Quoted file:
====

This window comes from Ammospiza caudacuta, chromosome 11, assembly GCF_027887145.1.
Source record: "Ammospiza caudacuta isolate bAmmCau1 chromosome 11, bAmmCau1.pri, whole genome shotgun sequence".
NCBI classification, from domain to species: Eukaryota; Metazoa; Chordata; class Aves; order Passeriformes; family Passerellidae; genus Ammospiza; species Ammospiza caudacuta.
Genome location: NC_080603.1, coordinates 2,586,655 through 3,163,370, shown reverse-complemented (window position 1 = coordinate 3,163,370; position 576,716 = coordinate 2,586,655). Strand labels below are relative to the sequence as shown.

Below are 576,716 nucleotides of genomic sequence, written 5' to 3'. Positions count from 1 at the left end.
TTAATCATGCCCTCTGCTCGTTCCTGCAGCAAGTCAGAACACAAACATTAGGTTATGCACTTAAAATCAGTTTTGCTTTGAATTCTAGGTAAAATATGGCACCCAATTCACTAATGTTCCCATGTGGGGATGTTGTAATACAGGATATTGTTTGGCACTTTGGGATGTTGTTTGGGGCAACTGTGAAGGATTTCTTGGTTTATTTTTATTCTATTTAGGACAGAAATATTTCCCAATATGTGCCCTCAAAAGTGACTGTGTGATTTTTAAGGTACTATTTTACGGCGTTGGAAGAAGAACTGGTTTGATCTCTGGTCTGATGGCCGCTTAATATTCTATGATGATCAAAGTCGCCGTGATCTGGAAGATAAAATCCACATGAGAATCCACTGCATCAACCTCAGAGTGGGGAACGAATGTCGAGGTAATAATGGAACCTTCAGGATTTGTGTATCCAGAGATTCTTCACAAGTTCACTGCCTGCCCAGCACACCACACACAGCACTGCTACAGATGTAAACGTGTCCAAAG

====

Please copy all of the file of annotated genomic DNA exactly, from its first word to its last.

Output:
This window comes from Ammospiza caudacuta, chromosome 11, assembly GCF_027887145.1.
Source record: "Ammospiza caudacuta isolate bAmmCau1 chromosome 11, bAmmCau1.pri, whole genome shotgun sequence".
NCBI classification, from domain to species: Eukaryota; Metazoa; Chordata; class Aves; order Passeriformes; family Passerellidae; genus Ammospiza; species Ammospiza caudacuta.
Genome location: NC_080603.1, coordinates 2,586,655 through 3,163,370, shown reverse-complemented (window position 1 = coordinate 3,163,370; position 576,716 = coordinate 2,586,655). Strand labels below are relative to the sequence as shown.

Below are 576,716 nucleotides of genomic sequence, written 5' to 3'. Positions count from 1 at the left end.
TTAATCATGCCCTCTGCTCGTTCCTGCAGCAAGTCAGAACACAAACATTAGGTTATGCACTTAAAATCAGTTTTGCTTTGAATTCTAGGTAAAATATGGCACCCAATTCACTAATGTTCCCATGTGGGGATGTTGTAATACAGGATATTGTTTGGCACTTTGGGATGTTGTTTGGGGCAACTGTGAAGGATTTCTTGGTTTATTTTTATTCTATTTAGGACAGAAATATTTCCCAATATGTGCCCTCAAAAGTGACTGTGTGATTTTTAAGGTACTATTTTACGGCGTTGGAAGAAGAACTGGTTTGATCTCTGGTCTGATGGCCGCTTAATATTCTATGATGATCAAAGTCGCCGTGATCTGGAAGATAAAATCCACATGAGAATCCACTGCATCAACCTCAGAGTGGGGAACGAATGTCGAGGTAATAATGGAACCTTCAGGATTTGTGTATCCAGAGATTCTTCACAAGTTCACTGCCTGCCCAGCACACCACACACAGCACTGCTACAGATGTAAACGTGTCCAAAG